Two New York doormen who shut the doors to their building’s apartment lobby when a 65-year-old Asian woman was hit outside have been fired, as per the building’s owner.
The Brodsky Organization, which possesses the building at 360 W. 43rd St. in Manhattan, mentioned in a statement on Tuesday that it had finished an inquiry into the doormen’s reply to the March 29 attack.
“The full lobby video shows that once the assailant had departed, the doormen emerged to assist the victim and flag down an NYPD vehicle, it is clear that required emergency and safety protocols were not followed,” the company remarked.
“We are extremely distraught and shocked by this incident, and our hearts go out to the victim,” it further added.
The doormen were fired after the attack, waiting for the outcome of the investigation. Building residents had shielded the men in an open letter to the organization, commenting that the surveillance footage “most certainly mischaracterizes” their actions and that they did not trust the staff members had “failed us as residents, our Midtown Manhattan community, nor our fellow AAPI (Asian American and Pacific Islander) New Yorkers.”
Brandon Elliot, the accused attacker, was arrested on Wednesday and charged with two charges of second-degree assault as a hate crime and one count of first-degree tried assault as a hate crime, as shared by the New York Police Department.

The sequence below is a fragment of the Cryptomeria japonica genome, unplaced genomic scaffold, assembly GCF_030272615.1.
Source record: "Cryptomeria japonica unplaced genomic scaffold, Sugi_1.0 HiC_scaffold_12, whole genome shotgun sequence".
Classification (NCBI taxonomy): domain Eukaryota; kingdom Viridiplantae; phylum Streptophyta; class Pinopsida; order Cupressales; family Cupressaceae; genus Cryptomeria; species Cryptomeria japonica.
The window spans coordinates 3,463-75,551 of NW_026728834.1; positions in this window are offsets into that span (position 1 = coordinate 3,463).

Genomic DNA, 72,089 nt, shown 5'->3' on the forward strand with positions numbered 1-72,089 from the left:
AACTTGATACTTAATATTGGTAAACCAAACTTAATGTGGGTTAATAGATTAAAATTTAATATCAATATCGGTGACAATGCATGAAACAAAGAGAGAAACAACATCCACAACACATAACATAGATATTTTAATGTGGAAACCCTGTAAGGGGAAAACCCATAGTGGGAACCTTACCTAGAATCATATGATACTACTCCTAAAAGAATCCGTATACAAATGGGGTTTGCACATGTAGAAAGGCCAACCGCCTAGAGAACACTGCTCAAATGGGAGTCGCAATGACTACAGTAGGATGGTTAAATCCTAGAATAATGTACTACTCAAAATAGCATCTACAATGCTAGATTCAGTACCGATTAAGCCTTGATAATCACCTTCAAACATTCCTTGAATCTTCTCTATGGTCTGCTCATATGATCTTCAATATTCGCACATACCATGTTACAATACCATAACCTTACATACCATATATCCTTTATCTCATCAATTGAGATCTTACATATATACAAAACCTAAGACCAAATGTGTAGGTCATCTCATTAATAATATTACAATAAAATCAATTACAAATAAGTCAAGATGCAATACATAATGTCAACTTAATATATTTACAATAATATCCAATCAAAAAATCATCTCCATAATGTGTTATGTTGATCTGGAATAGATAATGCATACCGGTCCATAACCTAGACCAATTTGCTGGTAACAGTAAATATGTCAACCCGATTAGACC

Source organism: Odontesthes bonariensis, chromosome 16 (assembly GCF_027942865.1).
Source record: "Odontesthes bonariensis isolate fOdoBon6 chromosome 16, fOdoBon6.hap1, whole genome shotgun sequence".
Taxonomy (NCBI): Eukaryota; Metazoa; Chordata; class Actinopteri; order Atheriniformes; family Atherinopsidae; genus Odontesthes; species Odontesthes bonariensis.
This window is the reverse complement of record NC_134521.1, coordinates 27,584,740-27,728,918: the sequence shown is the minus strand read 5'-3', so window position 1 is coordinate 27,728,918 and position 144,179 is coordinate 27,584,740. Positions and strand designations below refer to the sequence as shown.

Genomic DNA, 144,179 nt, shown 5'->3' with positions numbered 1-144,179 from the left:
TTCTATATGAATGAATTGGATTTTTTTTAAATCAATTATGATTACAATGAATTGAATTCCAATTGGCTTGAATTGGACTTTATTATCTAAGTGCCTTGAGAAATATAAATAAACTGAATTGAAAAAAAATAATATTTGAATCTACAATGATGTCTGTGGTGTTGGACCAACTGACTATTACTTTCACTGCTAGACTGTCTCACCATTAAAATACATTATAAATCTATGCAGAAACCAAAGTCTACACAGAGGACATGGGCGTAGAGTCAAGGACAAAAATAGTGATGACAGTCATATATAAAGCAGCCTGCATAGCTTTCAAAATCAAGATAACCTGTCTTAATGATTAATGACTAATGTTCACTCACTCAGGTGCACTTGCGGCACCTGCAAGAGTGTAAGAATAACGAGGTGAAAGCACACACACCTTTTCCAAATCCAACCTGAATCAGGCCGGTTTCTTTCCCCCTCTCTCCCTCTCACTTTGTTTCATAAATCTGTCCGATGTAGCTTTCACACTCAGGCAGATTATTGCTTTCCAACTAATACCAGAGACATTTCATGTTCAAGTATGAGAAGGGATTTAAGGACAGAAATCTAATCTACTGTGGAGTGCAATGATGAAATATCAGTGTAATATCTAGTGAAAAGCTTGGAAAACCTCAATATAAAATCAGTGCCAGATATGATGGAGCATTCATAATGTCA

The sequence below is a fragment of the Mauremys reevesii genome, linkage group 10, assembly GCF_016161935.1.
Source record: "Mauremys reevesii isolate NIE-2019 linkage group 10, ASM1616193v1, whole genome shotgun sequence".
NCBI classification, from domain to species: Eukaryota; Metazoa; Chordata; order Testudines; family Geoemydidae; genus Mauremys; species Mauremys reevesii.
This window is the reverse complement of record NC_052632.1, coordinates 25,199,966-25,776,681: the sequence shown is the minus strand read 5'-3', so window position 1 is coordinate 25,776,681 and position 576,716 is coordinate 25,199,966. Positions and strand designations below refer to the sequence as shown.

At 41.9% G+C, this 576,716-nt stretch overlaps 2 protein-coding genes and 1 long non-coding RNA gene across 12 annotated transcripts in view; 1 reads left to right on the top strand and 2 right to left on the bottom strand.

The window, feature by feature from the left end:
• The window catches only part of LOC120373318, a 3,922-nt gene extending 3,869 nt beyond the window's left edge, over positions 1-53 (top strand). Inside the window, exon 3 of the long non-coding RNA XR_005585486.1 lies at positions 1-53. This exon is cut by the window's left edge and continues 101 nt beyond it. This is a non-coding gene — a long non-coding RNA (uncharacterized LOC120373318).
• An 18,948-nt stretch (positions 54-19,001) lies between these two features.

Elliot, 38, purportedly made anti-Asian statements toward the woman during the physical attack. The woman had severe injuries, including bruises and a fractured pelvis, and was cured at a Manhattan hospital, as per the NYPD.
The assault that took place midmorning comes across against a backdrop of attacks against Asians and Asian-Americans, comprising the Atlanta-area spa shootings that took the lives of eight people, six of whom were Asian women.
The NYPD documented 31 anti-Asian hate crimes in the city so far this year compared to zero this time the previous year.
Local union SEIU 32BJ recognized the two fired employees as a doorman and a concierge who are members of the union. President Kyle Bragg mentioned in a statement that the union is “comprised of majority immigrant, Black and brown workers.”
“Under their collective bargaining agreement, both employees have the right to file grievances. There is a contractual process to challenge terminations. The employees have initiated that process, but the process is just beginning and can take weeks or months,” Bragg mentioned. “We take anti-Asian hatred, and all forms of discrimination, seriously.”